FAST FOX, SLOW DOG SERIES. Chicken, Chips and Peas. Slow Dog Falling. The Hen House. By Allan Ahlberg. Illustrated by Andre Amstutz. Puffin pound;4.99 each.
Being a real reader means a child can do many things, one of which is select books critically. Readers of this brilliant AhlbergAmstutz series will want to return to the books again and again.
This latest collaboration by a long-term partnership whose successes include Funnybones (Heinemann) and Monkey Do! (Walker) is one to consider for all early years and reception classrooms. Fans of Ahlberg's Red Nose Readers and Happy Families books will find that the Fast Fox, Slow Dog books fit neatly between the two in terms of difficulty and will encourage early readers to become independent.
Each of the three stories has great momentum, with the characters portrayed in both text and illustrations. Fast Fox is always hungry, Slow Dog is always sleepy, Mother Hen is always on the phone and her chickens are always in trouble. The reader can predict what will happen as sleepy old Slow Dog stumbles into each crisis, for each time he unwittingly saves the day. Despite all his ingenious tricks, Fast Fox never gets Mother Hen's chickens - at least, not in books one, two and three. (A fourth title, Grandma Fox, will be published in September.) As in many a fine tale, the words tell only half the story. The subtext is gleefully outlined in Amstutz's illustrations, and Ahlberg's words have a magical rhythm and lilt which add delight to the joyfully visual jokes. The strong storylines present many opportunities for use of prediction skills, and the vocabulary is similar in all three books. The sentences are clear and simple, with skilful use of repetition. Children will quickly become familiar with the words as they linger over the pictures, or rapidly turn the pages. All three stories would provide excellent material for drama. Each book concludes with a tempting taster from one of the others.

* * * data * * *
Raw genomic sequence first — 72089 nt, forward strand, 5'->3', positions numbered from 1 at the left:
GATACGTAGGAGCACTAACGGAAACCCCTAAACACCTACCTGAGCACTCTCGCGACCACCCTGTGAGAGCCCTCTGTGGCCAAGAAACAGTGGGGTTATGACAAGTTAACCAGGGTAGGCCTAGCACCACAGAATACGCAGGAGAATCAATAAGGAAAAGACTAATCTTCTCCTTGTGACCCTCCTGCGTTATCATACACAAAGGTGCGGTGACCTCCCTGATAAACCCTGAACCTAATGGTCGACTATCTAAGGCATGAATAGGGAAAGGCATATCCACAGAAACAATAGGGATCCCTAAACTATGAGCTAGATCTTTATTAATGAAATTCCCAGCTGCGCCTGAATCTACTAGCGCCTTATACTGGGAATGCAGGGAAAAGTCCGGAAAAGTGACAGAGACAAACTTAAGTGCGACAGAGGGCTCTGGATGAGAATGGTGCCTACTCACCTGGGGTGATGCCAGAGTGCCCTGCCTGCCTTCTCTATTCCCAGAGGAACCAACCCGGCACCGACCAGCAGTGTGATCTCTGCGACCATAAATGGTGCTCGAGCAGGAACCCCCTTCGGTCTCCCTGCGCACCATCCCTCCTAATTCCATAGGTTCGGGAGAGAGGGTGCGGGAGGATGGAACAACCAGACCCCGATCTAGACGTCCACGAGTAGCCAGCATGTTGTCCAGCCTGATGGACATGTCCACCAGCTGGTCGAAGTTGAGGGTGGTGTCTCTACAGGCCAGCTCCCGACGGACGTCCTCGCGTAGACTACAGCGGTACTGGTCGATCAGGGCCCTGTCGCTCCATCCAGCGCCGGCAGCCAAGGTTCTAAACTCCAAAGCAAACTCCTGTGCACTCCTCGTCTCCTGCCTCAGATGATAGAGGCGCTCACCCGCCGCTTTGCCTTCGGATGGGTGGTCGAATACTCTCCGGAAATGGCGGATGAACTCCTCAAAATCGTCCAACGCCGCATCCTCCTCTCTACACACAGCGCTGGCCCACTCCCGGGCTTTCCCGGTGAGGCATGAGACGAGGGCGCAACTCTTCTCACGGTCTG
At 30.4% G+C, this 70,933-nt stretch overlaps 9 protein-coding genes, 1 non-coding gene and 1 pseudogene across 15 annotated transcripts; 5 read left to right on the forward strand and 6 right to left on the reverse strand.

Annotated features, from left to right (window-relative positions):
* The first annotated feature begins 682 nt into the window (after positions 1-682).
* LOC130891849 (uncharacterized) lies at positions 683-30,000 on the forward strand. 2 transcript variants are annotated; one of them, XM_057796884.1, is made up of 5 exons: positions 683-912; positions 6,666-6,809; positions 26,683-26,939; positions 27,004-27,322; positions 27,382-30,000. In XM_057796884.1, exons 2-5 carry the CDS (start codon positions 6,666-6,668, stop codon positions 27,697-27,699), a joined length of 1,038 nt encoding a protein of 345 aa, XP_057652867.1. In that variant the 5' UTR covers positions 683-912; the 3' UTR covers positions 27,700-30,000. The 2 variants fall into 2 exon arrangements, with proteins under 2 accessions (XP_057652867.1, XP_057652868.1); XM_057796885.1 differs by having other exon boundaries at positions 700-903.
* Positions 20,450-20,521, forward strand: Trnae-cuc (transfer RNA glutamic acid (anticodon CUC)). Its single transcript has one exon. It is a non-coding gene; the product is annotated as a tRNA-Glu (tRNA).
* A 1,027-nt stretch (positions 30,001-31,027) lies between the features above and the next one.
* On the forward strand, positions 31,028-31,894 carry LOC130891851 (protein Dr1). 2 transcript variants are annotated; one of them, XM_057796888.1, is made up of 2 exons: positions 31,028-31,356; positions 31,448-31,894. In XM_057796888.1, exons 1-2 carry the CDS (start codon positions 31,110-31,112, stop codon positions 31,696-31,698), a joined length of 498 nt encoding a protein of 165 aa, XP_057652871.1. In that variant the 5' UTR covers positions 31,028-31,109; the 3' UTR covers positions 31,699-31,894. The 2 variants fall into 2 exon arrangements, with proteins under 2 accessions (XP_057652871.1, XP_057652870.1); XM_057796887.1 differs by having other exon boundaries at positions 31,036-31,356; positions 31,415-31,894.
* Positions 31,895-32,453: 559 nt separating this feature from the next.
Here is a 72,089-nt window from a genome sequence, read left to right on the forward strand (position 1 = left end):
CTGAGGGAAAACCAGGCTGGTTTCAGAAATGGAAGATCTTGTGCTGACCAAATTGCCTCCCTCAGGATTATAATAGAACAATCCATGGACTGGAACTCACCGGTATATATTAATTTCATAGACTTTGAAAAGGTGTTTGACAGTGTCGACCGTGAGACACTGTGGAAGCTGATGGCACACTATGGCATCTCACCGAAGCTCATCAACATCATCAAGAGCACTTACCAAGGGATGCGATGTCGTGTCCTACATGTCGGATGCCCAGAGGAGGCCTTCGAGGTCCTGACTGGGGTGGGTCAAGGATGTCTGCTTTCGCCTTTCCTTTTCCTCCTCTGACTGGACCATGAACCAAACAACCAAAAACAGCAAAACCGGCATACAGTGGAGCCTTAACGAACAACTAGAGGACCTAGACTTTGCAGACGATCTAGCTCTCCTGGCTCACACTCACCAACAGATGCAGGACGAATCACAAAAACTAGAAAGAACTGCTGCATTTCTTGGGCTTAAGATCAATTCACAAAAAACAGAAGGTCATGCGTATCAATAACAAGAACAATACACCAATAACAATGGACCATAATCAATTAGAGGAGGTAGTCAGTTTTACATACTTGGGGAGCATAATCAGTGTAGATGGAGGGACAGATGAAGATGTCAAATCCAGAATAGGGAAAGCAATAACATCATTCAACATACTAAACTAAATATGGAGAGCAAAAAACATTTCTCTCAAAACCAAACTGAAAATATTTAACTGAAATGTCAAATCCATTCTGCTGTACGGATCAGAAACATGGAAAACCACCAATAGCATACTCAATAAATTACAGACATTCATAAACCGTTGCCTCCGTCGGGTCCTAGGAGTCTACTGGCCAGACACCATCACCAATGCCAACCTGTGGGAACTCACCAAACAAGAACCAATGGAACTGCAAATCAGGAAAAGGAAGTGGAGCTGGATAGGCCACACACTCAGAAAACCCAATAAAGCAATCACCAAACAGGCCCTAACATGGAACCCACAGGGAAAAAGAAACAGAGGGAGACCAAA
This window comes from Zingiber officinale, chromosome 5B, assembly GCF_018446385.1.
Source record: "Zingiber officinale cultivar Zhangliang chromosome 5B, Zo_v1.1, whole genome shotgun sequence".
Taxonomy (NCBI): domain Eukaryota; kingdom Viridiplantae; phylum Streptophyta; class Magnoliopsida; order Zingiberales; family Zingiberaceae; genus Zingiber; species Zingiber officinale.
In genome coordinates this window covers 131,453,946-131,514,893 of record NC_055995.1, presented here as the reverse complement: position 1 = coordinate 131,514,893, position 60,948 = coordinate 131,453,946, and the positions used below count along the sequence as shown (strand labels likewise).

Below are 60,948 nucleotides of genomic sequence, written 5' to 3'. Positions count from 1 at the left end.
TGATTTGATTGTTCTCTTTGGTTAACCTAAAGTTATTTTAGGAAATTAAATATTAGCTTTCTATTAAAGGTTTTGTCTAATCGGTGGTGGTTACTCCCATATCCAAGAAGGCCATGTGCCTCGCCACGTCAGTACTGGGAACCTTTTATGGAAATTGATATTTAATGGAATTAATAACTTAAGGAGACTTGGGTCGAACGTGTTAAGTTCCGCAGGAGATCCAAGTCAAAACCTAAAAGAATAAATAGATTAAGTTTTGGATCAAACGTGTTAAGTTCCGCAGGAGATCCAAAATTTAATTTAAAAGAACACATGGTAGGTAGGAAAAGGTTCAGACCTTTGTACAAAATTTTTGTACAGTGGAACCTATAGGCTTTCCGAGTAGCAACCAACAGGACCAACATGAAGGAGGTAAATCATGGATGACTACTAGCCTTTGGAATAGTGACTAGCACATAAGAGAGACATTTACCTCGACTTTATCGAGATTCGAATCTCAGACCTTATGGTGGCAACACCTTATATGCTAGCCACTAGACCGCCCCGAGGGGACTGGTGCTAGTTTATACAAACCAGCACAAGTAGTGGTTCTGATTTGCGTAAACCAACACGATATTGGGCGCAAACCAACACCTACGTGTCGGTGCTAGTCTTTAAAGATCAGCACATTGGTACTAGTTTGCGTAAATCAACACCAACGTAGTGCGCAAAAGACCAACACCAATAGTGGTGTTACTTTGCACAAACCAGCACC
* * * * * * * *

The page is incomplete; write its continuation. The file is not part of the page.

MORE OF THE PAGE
They are more expensive than many of the thousands being produced for the literacy hour, but they are of lasting value. They would be great confidence builders, and splendid for story times, individual reads or in guided reading during literacy hour, with the earliest of readers. And they are great fun - I shared the books with children who loved them, for all the reasons one hopes that children will love books.
Gwynneth Bailey is language co-ordinator at Aldborough county primary school, Norwich